Reposted from Brookings Now:
The authors of a new research report from the Brown Center on Education Policy at Brookings find that school superintendents “have very little influence on student achievement collectively compared to all other components of the traditional education system that we measure.”
“Superintendents may well have impacts on factors we have not addressed in our study, such as the financial health of the district, parent and student satisfaction, and how efficiently tax dollars are spent,” the authors conclude. “And to be certain, superintendents occupy one of the American school system’s most complex and demanding positions. But our results make clear that, in general, school district superintendents have very little influence on student achievement in the districts in which they serve. This is true in absolute terms, with only a fraction of one percent of the variance in student achievement accounted for by differences among superintendents. It is also true in relative terms, with teachers/classrooms, schools/ principals, and districts having an impact that is orders of magnitude greater than that associated with superintendents.”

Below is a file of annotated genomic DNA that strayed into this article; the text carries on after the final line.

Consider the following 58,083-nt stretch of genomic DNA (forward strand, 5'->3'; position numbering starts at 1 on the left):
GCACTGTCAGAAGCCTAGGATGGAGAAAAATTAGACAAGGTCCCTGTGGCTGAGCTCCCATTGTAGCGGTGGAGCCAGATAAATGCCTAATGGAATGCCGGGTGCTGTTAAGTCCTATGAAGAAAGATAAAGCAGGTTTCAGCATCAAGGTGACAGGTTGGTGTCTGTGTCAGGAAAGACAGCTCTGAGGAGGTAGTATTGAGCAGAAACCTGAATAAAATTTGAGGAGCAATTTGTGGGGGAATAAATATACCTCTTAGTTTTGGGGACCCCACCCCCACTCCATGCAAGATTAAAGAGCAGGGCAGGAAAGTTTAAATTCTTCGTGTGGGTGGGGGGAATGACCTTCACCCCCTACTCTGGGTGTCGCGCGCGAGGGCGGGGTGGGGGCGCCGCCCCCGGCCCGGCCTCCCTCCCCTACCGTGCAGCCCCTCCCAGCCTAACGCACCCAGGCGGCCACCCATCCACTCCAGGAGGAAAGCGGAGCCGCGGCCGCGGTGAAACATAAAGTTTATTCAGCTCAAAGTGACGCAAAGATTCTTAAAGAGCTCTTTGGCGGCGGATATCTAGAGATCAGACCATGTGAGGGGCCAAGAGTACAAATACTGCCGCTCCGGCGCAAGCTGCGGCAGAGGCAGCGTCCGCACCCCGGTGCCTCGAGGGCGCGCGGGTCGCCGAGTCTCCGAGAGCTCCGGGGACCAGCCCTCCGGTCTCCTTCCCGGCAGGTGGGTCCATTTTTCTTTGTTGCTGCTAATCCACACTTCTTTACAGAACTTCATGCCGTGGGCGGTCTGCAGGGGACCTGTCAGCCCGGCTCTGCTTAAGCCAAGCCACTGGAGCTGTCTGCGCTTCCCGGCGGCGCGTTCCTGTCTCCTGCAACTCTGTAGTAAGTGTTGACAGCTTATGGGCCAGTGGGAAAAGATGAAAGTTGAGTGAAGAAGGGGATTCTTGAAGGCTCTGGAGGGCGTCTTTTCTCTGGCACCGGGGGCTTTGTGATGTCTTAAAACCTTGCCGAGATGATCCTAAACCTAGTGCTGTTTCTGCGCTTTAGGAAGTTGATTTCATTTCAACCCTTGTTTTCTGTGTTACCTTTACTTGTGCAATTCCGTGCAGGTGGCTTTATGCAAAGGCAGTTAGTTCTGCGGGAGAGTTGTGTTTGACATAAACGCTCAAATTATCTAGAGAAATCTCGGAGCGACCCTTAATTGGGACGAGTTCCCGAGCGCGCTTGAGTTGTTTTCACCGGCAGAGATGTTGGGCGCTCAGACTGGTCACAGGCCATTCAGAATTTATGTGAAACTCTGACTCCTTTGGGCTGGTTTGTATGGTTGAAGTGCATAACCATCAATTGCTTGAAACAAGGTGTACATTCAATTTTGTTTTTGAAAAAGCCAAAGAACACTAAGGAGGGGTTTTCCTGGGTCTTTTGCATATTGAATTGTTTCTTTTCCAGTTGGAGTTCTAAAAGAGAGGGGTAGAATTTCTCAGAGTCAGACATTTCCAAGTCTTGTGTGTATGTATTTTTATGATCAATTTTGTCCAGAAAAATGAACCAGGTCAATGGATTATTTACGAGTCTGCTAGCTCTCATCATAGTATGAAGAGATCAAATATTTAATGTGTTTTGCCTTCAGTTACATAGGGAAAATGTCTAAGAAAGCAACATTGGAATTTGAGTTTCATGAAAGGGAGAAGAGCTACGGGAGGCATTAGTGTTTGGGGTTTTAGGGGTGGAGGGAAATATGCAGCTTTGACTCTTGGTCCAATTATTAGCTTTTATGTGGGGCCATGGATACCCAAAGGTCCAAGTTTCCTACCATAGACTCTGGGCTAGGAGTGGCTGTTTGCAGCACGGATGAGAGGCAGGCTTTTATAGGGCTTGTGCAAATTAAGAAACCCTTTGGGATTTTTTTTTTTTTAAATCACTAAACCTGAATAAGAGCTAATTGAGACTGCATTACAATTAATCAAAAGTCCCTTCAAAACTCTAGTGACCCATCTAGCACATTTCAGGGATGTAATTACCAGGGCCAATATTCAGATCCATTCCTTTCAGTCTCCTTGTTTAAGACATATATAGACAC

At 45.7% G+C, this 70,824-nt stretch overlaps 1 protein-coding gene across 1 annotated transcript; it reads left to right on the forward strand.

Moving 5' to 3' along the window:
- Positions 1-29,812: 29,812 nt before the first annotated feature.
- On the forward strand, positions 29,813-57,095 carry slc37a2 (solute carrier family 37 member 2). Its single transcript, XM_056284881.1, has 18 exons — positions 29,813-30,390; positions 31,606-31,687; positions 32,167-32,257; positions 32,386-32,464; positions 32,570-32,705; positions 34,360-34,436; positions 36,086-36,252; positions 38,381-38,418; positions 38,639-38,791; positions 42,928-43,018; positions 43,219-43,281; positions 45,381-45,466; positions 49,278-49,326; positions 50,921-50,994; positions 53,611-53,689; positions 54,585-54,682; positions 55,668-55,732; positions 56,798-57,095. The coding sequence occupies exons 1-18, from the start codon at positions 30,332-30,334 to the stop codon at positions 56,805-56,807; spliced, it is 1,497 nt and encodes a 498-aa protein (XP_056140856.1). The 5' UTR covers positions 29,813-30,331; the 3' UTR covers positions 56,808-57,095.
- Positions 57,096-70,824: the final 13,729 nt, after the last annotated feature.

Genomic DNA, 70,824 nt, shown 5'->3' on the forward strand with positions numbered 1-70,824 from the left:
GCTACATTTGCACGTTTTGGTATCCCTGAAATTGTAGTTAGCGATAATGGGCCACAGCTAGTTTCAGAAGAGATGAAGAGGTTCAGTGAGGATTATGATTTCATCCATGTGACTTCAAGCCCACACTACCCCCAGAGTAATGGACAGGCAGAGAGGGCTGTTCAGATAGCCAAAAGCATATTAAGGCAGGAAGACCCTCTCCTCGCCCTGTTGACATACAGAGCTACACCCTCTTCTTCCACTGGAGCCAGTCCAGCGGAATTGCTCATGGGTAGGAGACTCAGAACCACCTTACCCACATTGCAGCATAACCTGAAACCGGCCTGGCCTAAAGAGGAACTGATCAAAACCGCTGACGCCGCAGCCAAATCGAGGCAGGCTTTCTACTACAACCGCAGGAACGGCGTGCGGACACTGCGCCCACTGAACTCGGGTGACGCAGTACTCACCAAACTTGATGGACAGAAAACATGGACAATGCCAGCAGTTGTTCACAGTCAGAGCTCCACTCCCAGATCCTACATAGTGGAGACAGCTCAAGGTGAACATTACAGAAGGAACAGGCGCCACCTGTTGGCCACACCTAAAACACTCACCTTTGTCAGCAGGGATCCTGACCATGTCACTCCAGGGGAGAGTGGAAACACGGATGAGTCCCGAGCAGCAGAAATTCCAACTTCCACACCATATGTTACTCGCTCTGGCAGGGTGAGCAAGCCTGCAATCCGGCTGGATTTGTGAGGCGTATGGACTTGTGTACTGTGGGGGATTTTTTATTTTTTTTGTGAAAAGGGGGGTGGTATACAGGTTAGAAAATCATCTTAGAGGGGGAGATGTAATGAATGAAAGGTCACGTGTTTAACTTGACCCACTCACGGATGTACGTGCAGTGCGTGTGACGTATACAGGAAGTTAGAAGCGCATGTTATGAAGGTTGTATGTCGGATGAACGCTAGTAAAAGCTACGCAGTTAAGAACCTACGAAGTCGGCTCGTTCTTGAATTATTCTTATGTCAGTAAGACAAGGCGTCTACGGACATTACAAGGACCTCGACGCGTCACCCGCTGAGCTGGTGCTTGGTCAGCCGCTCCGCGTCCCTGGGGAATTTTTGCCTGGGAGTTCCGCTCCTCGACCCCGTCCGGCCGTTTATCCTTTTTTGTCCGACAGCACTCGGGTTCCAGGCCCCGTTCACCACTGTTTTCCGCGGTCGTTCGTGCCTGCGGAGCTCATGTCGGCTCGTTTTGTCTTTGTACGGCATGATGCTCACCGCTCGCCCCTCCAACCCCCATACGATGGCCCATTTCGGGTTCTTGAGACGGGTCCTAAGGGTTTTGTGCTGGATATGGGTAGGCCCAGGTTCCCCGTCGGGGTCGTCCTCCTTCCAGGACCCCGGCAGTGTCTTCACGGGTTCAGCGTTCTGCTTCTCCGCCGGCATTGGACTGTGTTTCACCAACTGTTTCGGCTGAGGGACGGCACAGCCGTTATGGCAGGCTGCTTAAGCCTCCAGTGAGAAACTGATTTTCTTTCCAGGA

Analyzing student-level data from the states of Florida and North Carolina for the school years 2000-01 to 2009-10, the authors find that:
- School district superintendent is largely a short-term job. The typical superintendent has been in the job for three to four years.
- Student achievement does not improve with longevity of superintendent service within their districts.
- Hiring a new superintendent is not associated with higher student achievement.
- Superintendents account for a very small fraction (0.3 percent) of student differences in achievement. This effect, while statistically significant, is orders of magnitude smaller than that associated with any other major component of the education system, including: measured and unmeasured student characteristics; teachers; schools; and districts.
- Individual superintendents who have an exceptional impact on student achievement cannot be reliably identified.